Corporate Failure Research Published by the Turnaround Management Society

The Turnaround Management Society's main objective is to promote sustainability and best practice in the turnaround process. The executive director of the TMS is Dr. Christoph Lymbersky. He is also a turnaround management academic with considerable professional experience in turnaround and restructuring large corporations and mid-sized companies.

Los Angeles, CA, March 03, 2014 --( The Turnaround Management Society is involved in an ongoing research project that looks at why companies fail. They asked 405 turnaround managers and restructuring experts their opinions as to what usually leads to a corporate crisis. This 2014 survey aims to highlight the internal and external reasons why companies enter crisis through the experience of corporate restructuring professionals in the last five years. It will also identify particular cases that professionals have witnessed fist hand during their assignments. This crisis research is then compared to the results of the previous surveys in order to identify any changes in company failures over the last 40 years. This survey has enabled TMS to formulate the International Turnaround Management Standard, which provides CEOs and turnaround professionals with a framework of proven strategies for the management of a crisis situation in business.

Survey Findings

The TMS survey has revealed that the majority or corporate crisis are due to the mistakes made by the top tier of management. Usually it is because management has continued to use a particular marketing strategy that has ceased to be beneficial to the company. This is generally because management had lost touch with their customers and markets. Bad strategic decisions are often made if a strategy is not clear to all involved. Also, if a strategy is not flexible enough to adapt to change and managers underestimate market changes, their competitors will quickly gain new customers.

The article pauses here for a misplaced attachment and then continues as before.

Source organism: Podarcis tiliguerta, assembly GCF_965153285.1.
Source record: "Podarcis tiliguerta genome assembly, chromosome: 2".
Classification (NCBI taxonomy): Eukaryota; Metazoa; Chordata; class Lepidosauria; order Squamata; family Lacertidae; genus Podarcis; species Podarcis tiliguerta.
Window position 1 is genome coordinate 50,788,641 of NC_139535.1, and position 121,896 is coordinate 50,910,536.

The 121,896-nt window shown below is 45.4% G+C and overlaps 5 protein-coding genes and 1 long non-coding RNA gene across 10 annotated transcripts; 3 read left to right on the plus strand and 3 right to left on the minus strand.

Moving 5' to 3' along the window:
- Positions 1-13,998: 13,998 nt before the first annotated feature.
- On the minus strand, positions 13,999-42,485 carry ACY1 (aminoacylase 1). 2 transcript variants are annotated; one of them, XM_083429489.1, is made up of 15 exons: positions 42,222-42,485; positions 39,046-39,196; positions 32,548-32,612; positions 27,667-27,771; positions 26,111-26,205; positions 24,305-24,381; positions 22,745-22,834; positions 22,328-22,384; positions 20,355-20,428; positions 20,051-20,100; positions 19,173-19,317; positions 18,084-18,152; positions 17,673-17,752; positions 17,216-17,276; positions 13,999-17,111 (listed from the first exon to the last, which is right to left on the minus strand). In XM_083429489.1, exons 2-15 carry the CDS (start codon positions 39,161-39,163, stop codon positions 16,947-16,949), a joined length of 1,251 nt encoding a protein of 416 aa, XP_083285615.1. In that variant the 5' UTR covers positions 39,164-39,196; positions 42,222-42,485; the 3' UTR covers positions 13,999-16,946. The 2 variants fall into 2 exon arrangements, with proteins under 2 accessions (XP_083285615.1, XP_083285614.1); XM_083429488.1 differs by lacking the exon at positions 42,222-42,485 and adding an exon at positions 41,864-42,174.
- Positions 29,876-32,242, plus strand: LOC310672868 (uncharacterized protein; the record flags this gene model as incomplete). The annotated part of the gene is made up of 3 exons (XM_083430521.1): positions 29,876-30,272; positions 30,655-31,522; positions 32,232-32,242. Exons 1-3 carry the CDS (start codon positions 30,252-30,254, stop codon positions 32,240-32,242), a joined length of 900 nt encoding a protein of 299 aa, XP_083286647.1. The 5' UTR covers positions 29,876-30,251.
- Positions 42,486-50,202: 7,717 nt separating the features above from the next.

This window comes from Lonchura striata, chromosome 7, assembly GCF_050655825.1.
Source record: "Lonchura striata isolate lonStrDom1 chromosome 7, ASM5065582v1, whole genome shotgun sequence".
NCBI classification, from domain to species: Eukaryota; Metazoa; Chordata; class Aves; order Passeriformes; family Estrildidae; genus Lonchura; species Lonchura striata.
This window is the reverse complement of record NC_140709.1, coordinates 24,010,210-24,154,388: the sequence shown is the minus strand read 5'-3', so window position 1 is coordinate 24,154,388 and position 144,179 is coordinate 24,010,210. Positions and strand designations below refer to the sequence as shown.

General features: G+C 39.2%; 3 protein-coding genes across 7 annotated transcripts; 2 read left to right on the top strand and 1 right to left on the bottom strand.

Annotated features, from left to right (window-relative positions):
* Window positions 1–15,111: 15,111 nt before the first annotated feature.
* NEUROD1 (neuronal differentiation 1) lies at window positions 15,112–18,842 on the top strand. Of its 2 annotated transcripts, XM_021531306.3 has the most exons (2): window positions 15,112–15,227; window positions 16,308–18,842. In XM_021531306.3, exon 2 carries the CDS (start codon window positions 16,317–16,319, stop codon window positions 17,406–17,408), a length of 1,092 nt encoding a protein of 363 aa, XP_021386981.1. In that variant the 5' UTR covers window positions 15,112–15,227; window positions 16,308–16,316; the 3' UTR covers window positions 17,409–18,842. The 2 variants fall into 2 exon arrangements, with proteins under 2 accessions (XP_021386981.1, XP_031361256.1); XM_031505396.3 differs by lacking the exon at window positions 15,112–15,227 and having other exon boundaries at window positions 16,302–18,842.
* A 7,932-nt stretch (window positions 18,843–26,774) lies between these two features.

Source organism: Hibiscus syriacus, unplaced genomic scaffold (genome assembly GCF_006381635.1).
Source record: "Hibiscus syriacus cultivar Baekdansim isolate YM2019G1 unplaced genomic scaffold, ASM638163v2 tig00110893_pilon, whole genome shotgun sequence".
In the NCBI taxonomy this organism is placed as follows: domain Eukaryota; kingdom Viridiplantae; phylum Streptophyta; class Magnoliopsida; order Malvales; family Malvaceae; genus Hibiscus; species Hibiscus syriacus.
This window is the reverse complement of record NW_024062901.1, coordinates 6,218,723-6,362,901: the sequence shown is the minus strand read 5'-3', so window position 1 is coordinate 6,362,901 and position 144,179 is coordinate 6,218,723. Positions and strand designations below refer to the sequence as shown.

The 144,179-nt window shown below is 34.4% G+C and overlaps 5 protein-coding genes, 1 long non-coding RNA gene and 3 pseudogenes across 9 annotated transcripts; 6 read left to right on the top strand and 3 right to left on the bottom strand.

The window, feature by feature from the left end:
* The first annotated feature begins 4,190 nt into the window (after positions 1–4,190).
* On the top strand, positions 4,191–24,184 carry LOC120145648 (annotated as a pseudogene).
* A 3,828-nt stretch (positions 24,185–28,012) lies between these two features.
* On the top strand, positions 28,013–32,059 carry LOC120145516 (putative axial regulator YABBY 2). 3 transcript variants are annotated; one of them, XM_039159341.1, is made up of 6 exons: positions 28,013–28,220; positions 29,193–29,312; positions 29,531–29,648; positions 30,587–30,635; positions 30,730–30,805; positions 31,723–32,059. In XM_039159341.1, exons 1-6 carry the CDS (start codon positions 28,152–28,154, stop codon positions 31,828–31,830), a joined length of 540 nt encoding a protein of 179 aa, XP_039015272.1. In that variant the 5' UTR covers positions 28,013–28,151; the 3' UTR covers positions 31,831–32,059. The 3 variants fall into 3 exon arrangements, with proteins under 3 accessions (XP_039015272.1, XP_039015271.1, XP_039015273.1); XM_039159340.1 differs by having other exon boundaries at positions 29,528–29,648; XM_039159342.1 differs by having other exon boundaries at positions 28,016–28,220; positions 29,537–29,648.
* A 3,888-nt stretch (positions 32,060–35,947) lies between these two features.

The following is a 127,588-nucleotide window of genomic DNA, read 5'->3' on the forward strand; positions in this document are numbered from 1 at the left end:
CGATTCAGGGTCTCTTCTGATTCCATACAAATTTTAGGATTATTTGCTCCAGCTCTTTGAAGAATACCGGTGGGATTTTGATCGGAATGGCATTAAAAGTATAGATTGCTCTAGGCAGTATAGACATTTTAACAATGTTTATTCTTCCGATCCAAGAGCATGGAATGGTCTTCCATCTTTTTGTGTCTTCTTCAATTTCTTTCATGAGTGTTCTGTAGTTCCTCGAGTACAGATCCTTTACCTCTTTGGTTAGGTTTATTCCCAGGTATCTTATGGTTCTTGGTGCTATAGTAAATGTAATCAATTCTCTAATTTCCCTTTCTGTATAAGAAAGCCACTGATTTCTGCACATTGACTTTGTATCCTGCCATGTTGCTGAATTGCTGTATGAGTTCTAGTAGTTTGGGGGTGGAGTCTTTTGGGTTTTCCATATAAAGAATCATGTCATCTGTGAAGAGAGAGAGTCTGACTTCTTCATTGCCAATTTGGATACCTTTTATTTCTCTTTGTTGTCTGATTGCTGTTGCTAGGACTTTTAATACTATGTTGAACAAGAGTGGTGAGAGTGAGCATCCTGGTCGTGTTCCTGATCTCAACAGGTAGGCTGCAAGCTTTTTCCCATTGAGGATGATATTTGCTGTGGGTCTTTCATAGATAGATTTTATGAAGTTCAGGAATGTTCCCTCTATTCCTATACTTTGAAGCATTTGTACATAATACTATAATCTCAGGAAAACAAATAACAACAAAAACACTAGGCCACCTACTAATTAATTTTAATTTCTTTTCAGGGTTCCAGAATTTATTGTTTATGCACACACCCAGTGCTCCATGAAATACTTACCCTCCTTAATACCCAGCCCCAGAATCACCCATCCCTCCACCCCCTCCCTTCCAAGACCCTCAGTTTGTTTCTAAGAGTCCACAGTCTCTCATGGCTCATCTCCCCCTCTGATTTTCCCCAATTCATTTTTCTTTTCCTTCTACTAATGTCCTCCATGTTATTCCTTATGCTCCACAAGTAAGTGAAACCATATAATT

The TMS survey also reveals that another major cause of corporate failure are managers who have lost their entrepreneurial vision. This vision is vital in order to remain competitive in the race to draw in new customers. Managers without vision often stick to previous tried and tested techniques and will not take risks on new ideas and keep marketing strategies flexible to change.

Another reason for a company's downturn is insufficient communication. Often when a crisis becomes apparent, managers will cease to communicate or communicate less in order to downplay the situation. This is usually done while job and salary cuts are being implemented. Other common causes of corporate crisis as identified by the survey are financial and cash flow difficulties caused by poor accounting and financial planning. The survey also identified a lack of staff education regarding business as being another cause, and product line expansion at the wrong time.

The whole article is published in the Turnaround Management Journal and on the Turnaround Management Society website:
Turnaround Management Society
Sabine Klug